Meetings about the future of Europe will take place under several formats. Some will include the founding members of the EU (Belgium, France, Germany, Italy, the Netherlands and Luxembourg) and others will include the Visegrad group (Poland, Hungary, Czech Republic and Slovakia), in order to focus on the following issue: What’s next for the EU after Brexit?

The United Kingdom, which has often been the EU member state most critical of Russia, might be willing to make some conciliatory moves, as it has to find a new place in the international arena. In such circumstances, Russia is not very different from China or the U.S., and probably even not so much different from a post-Brexit UK.

Yet, Russian policy towards the EU is exacerbated by the fact that there is no long-term objective or outlook between Russia and Europe any more, even in some kind of idealized form. For several reasons, an idea of the “common European home” or the “Greater Europe” offered by the last Soviet leader, Mikhail Gorbachev, receives very limited attention today as the majority of Europeans simply see it as incongruous or devoid of any significant practical scope.

The absence of prospects – even on a theoretical level – of a regrouping between Europe and Russia under a shared roof, is further proof that the gap between the two is likely to be a lasting one. The ideological gap between Europe’s rule of law, liberal democratic values and Putin’s concept of “sovereign democracy” or “illiberal democracy,” has seemingly widened over the last few years.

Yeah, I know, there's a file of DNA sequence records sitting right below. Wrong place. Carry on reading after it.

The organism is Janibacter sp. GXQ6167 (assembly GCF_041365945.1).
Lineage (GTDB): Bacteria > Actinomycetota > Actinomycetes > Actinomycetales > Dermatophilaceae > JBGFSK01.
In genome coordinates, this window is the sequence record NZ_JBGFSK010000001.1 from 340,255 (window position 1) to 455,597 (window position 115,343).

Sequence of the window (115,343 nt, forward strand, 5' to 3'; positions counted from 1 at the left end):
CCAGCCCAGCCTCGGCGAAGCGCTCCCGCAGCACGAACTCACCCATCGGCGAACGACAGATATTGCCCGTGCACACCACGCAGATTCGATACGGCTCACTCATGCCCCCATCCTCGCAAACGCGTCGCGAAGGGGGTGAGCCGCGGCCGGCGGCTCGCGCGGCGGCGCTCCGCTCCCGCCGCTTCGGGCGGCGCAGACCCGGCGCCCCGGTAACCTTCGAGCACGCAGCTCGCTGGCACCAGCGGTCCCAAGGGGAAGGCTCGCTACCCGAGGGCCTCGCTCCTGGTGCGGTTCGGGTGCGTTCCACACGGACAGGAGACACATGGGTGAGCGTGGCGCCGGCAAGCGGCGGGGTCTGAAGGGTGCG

The situation does not exist without obvious contradictions. Russia may be perceived as an authoritarian regime that shows little concern for human rights or democratic values. Yet, nevertheless, the existing leadership in Moscow regrets its marginalization by Europeans. It seeks to stand out and offer some sort of competing vision for the future, but needs the acceptance of Europe to do so.

Third, Russia might be under the illusion that it may find a lasting alternative to Europe in Asia. The current misunderstanding between the EU and Russia may be encouraged by a shared belief that the interdependency between the two might decrease in the years to come, given the appearance of new alternatives – both political and economic – in the world.

In the energy sphere, several EU members have started to elaborate strategies to diversify gas supplies, with the aim of reducing their dependency on Russia. Others tend to think that blocking the Nord Stream, the South Stream or other gas pipeline projects is a sufficient guarantee for European energy security – even before thinking about cooperation or EU market integration.

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Similarly, Russia has strengthened its economic cooperation with China, creating a real partnership after the two nations signed an important gas agreement in March 2014. As Russia pivots to the East, European sanctions may ultimately lose their effectiveness. Plans for the inclusion of the Russian-led Eurasian Economic Union within the Chinese New Silk Road project has finally been accepted by Putin, who praised a “Great Eurasian Partnership” during the St. Petersburg International Economic Forum in June.

Economic integration is the area where the EU possesses the best experience and practices. If Russia and China were able to find a common ground for economic cooperation, then why can the EU and Russia not agree on a shared perspective for the future?

In the end, the combination of all three of these factors - an inward-looking Europe, a patient Russian leadership and an opportunistic China - may well help Moscow to distance itself from the EU. But will such a move really be in Moscow’s best interests?

The opinion of the author may not necessarily reflect the position of Russia Direct or its staff.